Find out the week’s top mobile stories from around the world.
This week.. Facebook lets brands use dynamic ads to drive app installs, Microsoft gets Windows 10 running on mobile, leaks reveal security services have been intercepting in-flight phone calls for years, people opt for mobile banking during cash crunch and much more.
Facebook’s dynamic product ads are getting an upgrade. The social networking company is now letting brands use this marketing format to drive mobile app installs. Now, when users see these ads on a website or on Facebook, they may be directed to install the retailer, hotelier, or merchant’s mobile app.
“It’s really not just about discovery — it’s not that simple anymore,” said Christine De Martini, who heads up mobile monetization product marketing at Facebook. “It’s about discovery by the right people [who] will do valuable things in the app and engage over time.” She went on to explain that app businesses are focused on reaching the right users, those who will provide real value to brands.
Microsoft’s attempts to get into the smartphone business have mostly been a disastrous affair. And for a while it appeared the Redmond, Wash.-based software giant had made its peace, having found a big growth business in the cloud. But it looks like Microsoft is somehow still not quite done with mobile.
At Microsoft’s hardware developer conference in Shenzhen, China, the company said that a full-fledged Windows 10 experience will work on upcoming ARM-based processors built by mobile chipmaker Qualcomm. This would mark the first time that the full Windows experience is able to operate on an ARM processor, which run virtually every smartphone in the world.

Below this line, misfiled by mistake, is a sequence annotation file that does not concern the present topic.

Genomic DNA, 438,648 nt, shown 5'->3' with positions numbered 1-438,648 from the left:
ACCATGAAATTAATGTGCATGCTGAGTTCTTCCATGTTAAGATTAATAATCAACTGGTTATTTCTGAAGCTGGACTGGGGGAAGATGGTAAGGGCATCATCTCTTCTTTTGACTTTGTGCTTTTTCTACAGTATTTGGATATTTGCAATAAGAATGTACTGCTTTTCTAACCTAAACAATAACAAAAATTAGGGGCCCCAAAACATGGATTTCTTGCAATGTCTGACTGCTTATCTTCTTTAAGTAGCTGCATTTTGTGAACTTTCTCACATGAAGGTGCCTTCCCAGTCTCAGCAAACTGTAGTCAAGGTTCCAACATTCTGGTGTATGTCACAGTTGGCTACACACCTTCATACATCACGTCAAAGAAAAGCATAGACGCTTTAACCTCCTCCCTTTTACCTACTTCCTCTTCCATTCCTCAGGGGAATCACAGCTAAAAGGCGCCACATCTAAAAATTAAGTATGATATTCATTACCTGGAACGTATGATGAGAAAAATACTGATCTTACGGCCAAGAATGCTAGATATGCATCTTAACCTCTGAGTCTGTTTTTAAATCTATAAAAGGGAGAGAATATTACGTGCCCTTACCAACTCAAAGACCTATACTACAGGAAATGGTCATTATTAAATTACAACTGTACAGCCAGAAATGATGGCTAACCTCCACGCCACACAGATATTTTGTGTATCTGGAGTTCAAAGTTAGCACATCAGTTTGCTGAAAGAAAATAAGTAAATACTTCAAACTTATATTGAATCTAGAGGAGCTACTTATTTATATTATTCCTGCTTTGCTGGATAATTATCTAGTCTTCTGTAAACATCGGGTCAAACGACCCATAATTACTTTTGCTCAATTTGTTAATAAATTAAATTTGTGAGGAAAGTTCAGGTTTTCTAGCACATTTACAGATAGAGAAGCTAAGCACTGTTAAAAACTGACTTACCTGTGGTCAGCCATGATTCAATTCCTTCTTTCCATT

Intelligence agencies including the National Security Agency (NSA) and its British equivalent, the Government Communications Headquarters (GCHQ) have, for years, targeted and intercepted communications from mobile phones that are used on commercial flights.
Building on what was already made public in Glenn Greenwald’s book ‘No Place to Hide’, new documents released by The Intercept, based on leaks from Edward Snowden, show how signals intelligence experts can scoop up mobile data from 33,000ft above the earth.
A GCHQ presentation from 2012 describes a programme called Southwinds that is allegedly used to collect the data from in-flight communications across the Europe, the Middle East, and Africa region. The file – classified as ‘top secret’ – said spies had “complete access” to mobile activity.
Have you ever seen someone’s face and been struck with an overwhelming sense of familiarity but were unable to place them?
Well, that could soon change.
A new face-reading feature on an augmented reality app called BlippAR has caused controversy and prompted fears about the inevitable demise of public privacy.
The app allows users to point their smartphone camera at any object and be given a slew of information about it. For example, you can get information about famous pieces of artwork, a type of dog breed, or point your phone at a product and receive advertisements for it.
But it’s the app’s newest feature that has raised eyebrows. The company has included a people recognising capability, allowing the app to recognise faces in real life or in images and videos.
Don’t count on smartphone health apps to help when you’re having a serious medical emergency, warn the authors of a new review of the technology.
The study, published Monday in the journal Health Affairs, found problems even with apps considered to be among the highest-quality offerings on the market.
There’s been a proliferation of health apps for mobile phones. According to the IMS Institute for Healthcare Informatics, there are more than 165,000 health apps out there.